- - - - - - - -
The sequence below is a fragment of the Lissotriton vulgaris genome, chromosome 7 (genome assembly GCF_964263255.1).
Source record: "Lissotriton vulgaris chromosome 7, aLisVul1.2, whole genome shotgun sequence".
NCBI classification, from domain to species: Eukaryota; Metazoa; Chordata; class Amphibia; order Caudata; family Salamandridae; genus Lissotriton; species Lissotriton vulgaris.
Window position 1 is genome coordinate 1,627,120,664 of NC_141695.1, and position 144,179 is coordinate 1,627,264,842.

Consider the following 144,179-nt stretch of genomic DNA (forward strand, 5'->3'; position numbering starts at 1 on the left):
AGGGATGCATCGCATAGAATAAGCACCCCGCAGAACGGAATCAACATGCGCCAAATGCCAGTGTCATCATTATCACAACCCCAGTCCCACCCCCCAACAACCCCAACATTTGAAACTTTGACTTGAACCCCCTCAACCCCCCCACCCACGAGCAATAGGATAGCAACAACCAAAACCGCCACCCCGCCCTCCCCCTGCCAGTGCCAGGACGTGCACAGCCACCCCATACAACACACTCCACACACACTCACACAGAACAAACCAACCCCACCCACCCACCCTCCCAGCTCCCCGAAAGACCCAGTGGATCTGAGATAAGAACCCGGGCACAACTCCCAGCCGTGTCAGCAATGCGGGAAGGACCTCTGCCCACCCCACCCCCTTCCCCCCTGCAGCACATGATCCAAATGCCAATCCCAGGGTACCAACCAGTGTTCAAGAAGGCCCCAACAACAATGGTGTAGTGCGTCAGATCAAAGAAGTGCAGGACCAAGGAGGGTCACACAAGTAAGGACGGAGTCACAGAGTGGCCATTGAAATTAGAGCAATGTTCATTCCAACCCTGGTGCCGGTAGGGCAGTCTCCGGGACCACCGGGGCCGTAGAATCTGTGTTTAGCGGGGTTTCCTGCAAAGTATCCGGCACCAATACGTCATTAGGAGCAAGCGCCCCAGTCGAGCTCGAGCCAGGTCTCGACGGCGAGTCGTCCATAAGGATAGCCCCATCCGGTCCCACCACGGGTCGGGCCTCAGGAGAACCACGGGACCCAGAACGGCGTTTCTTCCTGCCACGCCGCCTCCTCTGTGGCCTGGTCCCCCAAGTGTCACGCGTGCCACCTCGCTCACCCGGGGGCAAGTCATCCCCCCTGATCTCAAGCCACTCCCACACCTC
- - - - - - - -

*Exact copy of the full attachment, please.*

The sequence below is a fragment of the Lissotriton vulgaris genome, chromosome 7 (genome assembly GCF_964263255.1).
Source record: "Lissotriton vulgaris chromosome 7, aLisVul1.2, whole genome shotgun sequence".
NCBI classification, from domain to species: Eukaryota; Metazoa; Chordata; class Amphibia; order Caudata; family Salamandridae; genus Lissotriton; species Lissotriton vulgaris.
Window position 1 is genome coordinate 1,627,120,664 of NC_141695.1, and position 144,179 is coordinate 1,627,264,842.

Consider the following 144,179-nt stretch of genomic DNA (forward strand, 5'->3'; position numbering starts at 1 on the left):
AGGGATGCATCGCATAGAATAAGCACCCCGCAGAACGGAATCAACATGCGCCAAATGCCAGTGTCATCATTATCACAACCCCAGTCCCACCCCCCAACAACCCCAACATTTGAAACTTTGACTTGAACCCCCTCAACCCCCCCACCCACGAGCAATAGGATAGCAACAACCAAAACCGCCACCCCGCCCTCCCCCTGCCAGTGCCAGGACGTGCACAGCCACCCCATACAACACACTCCACACACACTCACACAGAACAAACCAACCCCACCCACCCACCCTCCCAGCTCCCCGAAAGACCCAGTGGATCTGAGATAAGAACCCGGGCACAACTCCCAGCCGTGTCAGCAATGCGGGAAGGACCTCTGCCCACCCCACCCCCTTCCCCCCTGCAGCACATGATCCAAATGCCAATCCCAGGGTACCAACCAGTGTTCAAGAAGGCCCCAACAACAATGGTGTAGTGCGTCAGATCAAAGAAGTGCAGGACCAAGGAGGGTCACACAAGTAAGGACGGAGTCACAGAGTGGCCATTGAAATTAGAGCAATGTTCATTCCAACCCTGGTGCCGGTAGGGCAGTCTCCGGGACCACCGGGGCCGTAGAATCTGTGTTTAGCGGGGTTTCCTGCAAAGTATCCGGCACCAATACGTCATTAGGAGCAAGCGCCCCAGTCGAGCTCGAGCCAGGTCTCGACGGCGAGTCGTCCATAAGGATAGCCCCATCCGGTCCCACCACGGGTCGGGCCTCAGGAGAACCACGGGACCCAGAACGGCGTTTCTTCCTGCCACGCCGCCTCCTCTGTGGCCTGGTCCCCCAAGTGTCACGCGTGCCACCTCGCTCACCCGGGGGCAAGTCATCCCCCCTGATCTCAAGCCACTCCCACACCTC